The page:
Skip to main content

LACA view

06 May 2020


The Prime Minister faced the Labour leader for the first time at PMQs today. Sir Keir Starmer went on the attack criticising the Government over the high death figures and the failures in care homes. The UK has become the worst hit nation in Europe with its official death toll overtaking Italy, there are difficulties comparing the data for different countries but the figures look bad for the Government.

At PMQs, the PM stated the roadmap would be announced on Sunday so the measures could begin to go into operation on Monday. Separately, the Times reports that Chancellor Rishi Sunak is considering cutting the wage subsidies in the furlough scheme over concerns the nation is becoming addicted to this support. There is speculation that Mr Sunak will announce plans next week to begin to wind down the scheme in July.

Last night the Telegraph broke news that Professor Ferguson, the scientist from Imperial College an advocate of lockdown whose reports with their dire predictions of death rates had been defying the lockdown to conduct an affair with a married woman. He has now resigned from SAGE. It is not clear what impact his departure will have on Government strategy. Significantly, part of his defence was his belief that because he had already had coronavirus he was immune. Scotland Yard confirmed they do not intend to take any action against Professor Ferguson.

Public Health England are reported to have asked for the Stay Home messaging to be taken down from their websites by this Sunday as they move to the next stage. The new slogan released today is ‘stay safe save lives.’ At the Daily Press Conference it was confirmed that the Government will continue with its levelling up agenda and that more detail on how the lockdown will end will be provided by the PM on Sunday.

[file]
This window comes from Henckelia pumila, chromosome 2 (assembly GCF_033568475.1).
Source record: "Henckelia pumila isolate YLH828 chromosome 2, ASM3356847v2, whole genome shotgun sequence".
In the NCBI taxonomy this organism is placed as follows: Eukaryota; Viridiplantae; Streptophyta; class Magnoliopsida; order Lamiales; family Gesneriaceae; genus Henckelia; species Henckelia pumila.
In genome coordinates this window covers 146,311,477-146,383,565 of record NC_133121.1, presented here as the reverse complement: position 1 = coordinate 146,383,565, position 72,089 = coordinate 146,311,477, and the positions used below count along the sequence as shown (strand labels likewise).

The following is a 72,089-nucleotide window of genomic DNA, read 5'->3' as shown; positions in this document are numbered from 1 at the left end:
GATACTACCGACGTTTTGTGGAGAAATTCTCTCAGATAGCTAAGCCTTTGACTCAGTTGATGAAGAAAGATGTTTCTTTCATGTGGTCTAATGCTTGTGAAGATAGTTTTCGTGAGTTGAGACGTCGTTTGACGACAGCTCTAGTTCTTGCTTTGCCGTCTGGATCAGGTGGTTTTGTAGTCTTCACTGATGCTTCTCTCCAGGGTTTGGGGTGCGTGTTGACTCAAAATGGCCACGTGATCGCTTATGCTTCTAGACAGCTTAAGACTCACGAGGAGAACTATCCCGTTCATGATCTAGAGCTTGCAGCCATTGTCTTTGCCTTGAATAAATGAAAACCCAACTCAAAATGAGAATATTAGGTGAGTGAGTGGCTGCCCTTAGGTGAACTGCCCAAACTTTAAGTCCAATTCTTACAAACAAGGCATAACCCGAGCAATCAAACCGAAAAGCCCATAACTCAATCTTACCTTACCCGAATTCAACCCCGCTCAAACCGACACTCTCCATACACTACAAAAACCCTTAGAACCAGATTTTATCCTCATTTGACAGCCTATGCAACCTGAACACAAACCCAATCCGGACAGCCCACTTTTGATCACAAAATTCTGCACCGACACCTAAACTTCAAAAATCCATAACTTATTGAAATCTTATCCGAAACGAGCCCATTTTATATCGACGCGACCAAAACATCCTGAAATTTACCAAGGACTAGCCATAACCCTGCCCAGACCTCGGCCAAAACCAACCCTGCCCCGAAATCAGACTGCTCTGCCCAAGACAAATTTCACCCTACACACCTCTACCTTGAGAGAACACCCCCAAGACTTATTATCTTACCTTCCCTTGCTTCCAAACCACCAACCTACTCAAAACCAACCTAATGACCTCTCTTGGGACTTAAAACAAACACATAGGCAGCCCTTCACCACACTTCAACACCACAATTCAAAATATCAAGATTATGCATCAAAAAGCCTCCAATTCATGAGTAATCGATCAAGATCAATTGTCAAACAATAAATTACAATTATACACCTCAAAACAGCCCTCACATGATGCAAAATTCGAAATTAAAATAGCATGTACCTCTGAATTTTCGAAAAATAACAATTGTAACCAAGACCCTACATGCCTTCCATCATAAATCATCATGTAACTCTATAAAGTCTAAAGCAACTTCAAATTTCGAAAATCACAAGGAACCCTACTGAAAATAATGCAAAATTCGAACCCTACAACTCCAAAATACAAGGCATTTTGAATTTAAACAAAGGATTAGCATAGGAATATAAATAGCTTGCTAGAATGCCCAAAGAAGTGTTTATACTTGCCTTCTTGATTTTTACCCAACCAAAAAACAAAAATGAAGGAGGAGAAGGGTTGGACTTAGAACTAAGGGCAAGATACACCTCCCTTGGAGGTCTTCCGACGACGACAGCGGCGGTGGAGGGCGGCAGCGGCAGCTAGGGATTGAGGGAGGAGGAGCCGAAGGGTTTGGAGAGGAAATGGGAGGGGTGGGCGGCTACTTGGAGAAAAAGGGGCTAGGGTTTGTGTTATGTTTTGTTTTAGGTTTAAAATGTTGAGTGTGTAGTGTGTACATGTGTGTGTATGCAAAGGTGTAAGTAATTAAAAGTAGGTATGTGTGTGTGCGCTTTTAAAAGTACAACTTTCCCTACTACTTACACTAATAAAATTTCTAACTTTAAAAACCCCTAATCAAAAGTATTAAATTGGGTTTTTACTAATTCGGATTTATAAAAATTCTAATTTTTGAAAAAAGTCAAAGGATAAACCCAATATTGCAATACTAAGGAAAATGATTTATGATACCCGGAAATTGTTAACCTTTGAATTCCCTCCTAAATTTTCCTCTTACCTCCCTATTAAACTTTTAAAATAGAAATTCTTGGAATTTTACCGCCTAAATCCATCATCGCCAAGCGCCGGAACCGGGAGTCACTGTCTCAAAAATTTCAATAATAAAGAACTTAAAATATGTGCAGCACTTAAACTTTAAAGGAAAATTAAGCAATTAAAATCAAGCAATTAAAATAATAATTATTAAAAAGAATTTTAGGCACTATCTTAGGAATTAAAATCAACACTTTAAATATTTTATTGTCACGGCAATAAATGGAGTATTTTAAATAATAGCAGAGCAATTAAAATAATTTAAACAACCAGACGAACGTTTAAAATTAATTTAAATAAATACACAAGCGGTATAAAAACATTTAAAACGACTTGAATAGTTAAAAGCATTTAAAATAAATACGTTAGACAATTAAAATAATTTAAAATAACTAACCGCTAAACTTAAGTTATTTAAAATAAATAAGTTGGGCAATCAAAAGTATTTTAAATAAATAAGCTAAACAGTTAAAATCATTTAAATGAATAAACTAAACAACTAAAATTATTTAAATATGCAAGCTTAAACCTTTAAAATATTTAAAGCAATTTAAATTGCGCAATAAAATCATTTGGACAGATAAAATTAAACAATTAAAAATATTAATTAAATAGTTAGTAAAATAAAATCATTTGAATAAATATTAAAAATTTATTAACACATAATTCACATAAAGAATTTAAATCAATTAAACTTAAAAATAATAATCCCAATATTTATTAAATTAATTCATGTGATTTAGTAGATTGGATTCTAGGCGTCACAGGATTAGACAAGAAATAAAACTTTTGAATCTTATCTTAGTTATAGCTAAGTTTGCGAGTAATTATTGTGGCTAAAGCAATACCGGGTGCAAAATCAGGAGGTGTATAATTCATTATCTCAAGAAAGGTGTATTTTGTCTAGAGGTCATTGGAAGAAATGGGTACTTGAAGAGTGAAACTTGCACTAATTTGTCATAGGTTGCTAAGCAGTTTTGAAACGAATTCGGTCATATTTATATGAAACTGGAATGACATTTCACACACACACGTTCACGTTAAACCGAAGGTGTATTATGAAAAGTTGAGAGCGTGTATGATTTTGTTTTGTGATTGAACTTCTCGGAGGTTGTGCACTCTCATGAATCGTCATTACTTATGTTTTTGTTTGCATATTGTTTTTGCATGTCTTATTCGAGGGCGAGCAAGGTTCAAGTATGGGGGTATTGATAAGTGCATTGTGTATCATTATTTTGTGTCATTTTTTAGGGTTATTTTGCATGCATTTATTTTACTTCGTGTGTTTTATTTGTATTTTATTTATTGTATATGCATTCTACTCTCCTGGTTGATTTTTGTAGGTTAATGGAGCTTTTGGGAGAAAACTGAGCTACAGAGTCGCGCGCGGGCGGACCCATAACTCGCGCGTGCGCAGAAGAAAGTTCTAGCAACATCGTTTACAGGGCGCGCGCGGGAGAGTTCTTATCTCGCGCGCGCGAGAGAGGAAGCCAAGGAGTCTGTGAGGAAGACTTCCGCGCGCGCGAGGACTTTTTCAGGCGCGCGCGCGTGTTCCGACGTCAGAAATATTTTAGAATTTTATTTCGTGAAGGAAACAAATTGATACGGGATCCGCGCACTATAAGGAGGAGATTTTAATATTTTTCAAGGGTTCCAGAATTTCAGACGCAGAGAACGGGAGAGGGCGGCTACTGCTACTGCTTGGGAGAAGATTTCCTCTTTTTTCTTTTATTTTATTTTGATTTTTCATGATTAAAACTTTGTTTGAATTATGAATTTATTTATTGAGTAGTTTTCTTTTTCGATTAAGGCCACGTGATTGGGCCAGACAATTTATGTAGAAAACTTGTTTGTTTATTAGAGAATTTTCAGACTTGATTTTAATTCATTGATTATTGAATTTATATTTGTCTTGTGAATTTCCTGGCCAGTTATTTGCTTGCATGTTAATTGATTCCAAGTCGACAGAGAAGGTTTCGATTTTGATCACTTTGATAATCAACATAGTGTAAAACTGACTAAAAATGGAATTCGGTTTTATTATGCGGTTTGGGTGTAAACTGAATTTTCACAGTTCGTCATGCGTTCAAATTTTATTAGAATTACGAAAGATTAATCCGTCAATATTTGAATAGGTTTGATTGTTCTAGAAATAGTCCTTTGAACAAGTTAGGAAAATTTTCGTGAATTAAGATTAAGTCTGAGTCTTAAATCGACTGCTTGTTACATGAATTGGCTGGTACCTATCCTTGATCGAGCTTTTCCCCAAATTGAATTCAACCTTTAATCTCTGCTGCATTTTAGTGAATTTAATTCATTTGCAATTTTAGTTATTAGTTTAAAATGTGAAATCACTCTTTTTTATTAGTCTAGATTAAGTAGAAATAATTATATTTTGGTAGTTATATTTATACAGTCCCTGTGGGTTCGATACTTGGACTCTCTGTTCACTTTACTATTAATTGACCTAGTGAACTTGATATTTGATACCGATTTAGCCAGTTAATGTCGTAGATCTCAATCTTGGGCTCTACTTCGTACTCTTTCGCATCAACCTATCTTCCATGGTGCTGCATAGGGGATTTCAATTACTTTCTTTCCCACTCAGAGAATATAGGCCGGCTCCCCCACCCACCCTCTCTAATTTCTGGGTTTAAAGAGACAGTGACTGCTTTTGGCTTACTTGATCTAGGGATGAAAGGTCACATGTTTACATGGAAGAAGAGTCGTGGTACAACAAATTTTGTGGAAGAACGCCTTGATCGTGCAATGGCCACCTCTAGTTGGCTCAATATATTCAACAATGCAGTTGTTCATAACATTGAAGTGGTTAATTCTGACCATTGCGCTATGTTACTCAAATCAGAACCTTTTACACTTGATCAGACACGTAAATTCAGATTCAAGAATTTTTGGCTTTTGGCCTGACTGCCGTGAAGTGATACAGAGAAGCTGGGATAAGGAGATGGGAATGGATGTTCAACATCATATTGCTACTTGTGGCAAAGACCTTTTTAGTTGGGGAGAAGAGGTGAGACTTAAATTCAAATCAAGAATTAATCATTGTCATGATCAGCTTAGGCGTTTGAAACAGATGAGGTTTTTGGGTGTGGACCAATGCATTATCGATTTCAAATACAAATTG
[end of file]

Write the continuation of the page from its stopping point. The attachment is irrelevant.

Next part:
The Daily Press Conference

Below is a summary of the remarks of Mr Jenrick and the presenters from Public Health England.

Robert Jenrick led the press conference with Prof Yvonne Doyle the Medical Director of Public Health England and Nikki Kanani, Director of Primary Care for NHS England.

He confirmed that the official death toll has risen to 30,076, as 649 more people have died. This figure represents the number of people who have tested positive for coronavirus and who have died.

69,463 tests were carried out yesterday. That means that for the fourth day in a row the government has missed the target of 100,000 tests per day.

So far, 201,101 people have tested positive, which is an increase of 6,111 cases since yesterday. 13,615 are currently in UK hospitals with coronavirus.

Mr Jenrick stated that coronavirus won’t hold back the government’s commitment to levelling up. He said the Prime Minister will set out on Sunday how the government will move ahead. Mr Jenrick said his department will help local communities recover. Will look at specific requests for support from companies and sectors.